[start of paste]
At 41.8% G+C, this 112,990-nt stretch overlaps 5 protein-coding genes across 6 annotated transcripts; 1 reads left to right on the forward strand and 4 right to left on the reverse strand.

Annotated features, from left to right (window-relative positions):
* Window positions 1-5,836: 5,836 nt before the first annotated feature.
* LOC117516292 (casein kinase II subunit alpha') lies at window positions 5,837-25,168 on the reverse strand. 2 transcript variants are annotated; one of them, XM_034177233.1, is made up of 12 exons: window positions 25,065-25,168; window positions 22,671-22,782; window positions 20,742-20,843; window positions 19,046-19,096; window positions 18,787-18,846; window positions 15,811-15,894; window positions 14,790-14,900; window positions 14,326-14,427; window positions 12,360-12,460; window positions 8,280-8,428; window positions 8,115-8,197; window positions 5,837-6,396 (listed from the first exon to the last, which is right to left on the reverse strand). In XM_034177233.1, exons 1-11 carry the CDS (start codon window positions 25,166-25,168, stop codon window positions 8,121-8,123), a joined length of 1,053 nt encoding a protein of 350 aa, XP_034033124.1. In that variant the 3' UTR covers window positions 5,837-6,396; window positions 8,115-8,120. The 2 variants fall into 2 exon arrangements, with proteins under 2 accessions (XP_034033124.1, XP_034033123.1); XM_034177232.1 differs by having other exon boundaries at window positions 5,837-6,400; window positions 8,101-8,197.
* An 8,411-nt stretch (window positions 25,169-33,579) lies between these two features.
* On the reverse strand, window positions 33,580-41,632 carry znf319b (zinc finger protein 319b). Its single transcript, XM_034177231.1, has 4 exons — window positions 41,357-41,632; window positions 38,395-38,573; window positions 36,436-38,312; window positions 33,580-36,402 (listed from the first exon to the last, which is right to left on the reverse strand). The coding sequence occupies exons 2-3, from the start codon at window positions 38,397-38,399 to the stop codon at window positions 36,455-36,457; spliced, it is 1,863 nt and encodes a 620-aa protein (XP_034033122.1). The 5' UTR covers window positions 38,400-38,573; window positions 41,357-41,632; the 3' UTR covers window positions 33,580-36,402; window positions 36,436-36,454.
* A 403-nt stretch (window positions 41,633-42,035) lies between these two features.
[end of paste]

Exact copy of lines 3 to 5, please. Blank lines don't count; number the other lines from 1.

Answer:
* Window positions 1-5,836: 5,836 nt before the first annotated feature.
* LOC117516292 (casein kinase II subunit alpha') lies at window positions 5,837-25,168 on the reverse strand. 2 transcript variants are annotated; one of them, XM_034177233.1, is made up of 12 exons: window positions 25,065-25,168; window positions 22,671-22,782; window positions 20,742-20,843; window positions 19,046-19,096; window positions 18,787-18,846; window positions 15,811-15,894; window positions 14,790-14,900; window positions 14,326-14,427; window positions 12,360-12,460; window positions 8,280-8,428; window positions 8,115-8,197; window positions 5,837-6,396 (listed from the first exon to the last, which is right to left on the reverse strand). In XM_034177233.1, exons 1-11 carry the CDS (start codon window positions 25,166-25,168, stop codon window positions 8,121-8,123), a joined length of 1,053 nt encoding a protein of 350 aa, XP_034033124.1. In that variant the 3' UTR covers window positions 5,837-6,396; window positions 8,115-8,120. The 2 variants fall into 2 exon arrangements, with proteins under 2 accessions (XP_034033124.1, XP_034033123.1); XM_034177232.1 differs by having other exon boundaries at window positions 5,837-6,400; window positions 8,101-8,197.
* An 8,411-nt stretch (window positions 25,169-33,579) lies between these two features.